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The Arctic sea ice might be heading for a record low season. With six weeks to go until the end of the melt season the decline is comparable with 2007 – the lowest season recorded in the satellite era (post-1979). Since the late 1970s the Arctic sea ice extent has been declining at about 12 per cent per decade.

Raw data. Arctic sea ice graphs. Cryosphere Today. Arctic sea ice extent today.

However, it should be noted that the start of satellite measurements obviously caught a long-term decline already in progress and its relationship with anthropogenic factors is not straightforward.

A new study reported in Environmental Research Letters reports the problem of using computer models to study changes in environmental parameters like Arctic sea ice. An ensemble of climate models captures the trend (1979 -2010) but no individual model does, which is a worrying commentary on using model ensembles.

The authors of the paper comment on the reasons for this: “The potential sources of this discrepancy include: observational uncertainty, physical model limitations and vigorous natural climate variability.” This is actually another way of saying, “Everything we don’t know.”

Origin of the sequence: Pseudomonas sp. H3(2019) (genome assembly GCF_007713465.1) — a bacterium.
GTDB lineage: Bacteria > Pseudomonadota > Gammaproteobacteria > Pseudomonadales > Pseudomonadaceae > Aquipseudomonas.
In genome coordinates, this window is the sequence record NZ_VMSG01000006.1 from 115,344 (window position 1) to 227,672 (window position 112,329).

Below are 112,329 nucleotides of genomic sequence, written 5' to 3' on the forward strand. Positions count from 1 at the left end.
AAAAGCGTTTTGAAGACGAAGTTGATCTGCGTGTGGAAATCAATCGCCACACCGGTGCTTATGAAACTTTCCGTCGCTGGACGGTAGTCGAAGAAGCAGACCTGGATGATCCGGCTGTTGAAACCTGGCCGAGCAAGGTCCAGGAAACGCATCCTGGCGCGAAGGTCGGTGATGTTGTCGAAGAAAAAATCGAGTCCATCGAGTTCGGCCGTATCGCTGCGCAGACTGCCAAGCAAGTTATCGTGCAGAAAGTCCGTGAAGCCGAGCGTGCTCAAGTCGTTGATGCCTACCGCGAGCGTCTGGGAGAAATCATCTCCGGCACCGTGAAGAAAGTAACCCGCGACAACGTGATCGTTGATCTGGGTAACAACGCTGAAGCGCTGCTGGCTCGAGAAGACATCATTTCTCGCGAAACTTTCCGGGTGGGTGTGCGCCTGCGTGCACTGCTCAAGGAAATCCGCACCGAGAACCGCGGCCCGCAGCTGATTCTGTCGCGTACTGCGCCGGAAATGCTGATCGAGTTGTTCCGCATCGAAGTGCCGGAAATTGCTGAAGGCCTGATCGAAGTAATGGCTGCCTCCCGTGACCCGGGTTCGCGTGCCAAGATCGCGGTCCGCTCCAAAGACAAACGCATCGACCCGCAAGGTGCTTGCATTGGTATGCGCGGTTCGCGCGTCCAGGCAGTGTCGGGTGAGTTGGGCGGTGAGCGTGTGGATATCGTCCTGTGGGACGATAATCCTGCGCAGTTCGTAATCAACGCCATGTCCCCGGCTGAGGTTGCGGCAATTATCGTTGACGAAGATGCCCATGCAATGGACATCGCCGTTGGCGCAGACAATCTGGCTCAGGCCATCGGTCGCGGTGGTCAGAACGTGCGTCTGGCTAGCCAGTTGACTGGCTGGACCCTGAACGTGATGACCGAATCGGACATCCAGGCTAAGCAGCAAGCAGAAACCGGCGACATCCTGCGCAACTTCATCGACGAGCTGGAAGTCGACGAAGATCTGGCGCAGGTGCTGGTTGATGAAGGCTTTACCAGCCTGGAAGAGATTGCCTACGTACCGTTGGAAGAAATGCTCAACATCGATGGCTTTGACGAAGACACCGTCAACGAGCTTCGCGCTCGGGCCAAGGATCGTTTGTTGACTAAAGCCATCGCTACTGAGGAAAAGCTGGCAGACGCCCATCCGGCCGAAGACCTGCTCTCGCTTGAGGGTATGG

The author’s solution to this dilemma? More models! This time looking at the influence of the Arctic oscillation (AO), Atlantic multi-decadal oscillation (AMO) and the Atlantic meridional overturning circulation (AMOC.)

They conclude: There is little evidence of a relationship between the AO and Sea Ice Extent (SIE) in the models. However, we find that both the AMO and AMOC indices are significantly correlated with SIE in all the models considered. Using sensitivity statistics derived from the models, assuming a linear relationship, we attribute 0.5–3.1%/decade of the 10.1%/decade decline in September SIE (1979–2010) to AMO driven variability.

The problem is of course that since satellite sea ice measurements started there has been only three decades so calibrating models with real-world observations is impossible as observations have not captured the extent of natural variability in such a short time. In their conclusions the authors admit to this saying that due to chance alone there might be a significant correlation between the AO and SIE for periods of about or less than 58 years. Then again, it is possible that a correlation in the real world might be due to chance, or it might not.

The graphs produced by the researchers are interesting, and I reproduce a few of them. Click on the image to enlarge.


They are scatter plots of the AMO index in March and September. In most of them I think given the scatter of the data points it’s very unwise to rely on the least squares fit to derive a relationship. It reminds me of deriving a cloud sensitivity relationship that could not be justified from the data.

The problem is, of course, that the 5 – 30% of the Arctic sea ice decline being due to natural variability will enter the media and become a firmer figure than the very tentative suggestion it is. Other research that attributes 40% of SIE variability to natural causes or even its entirety will be sidelined.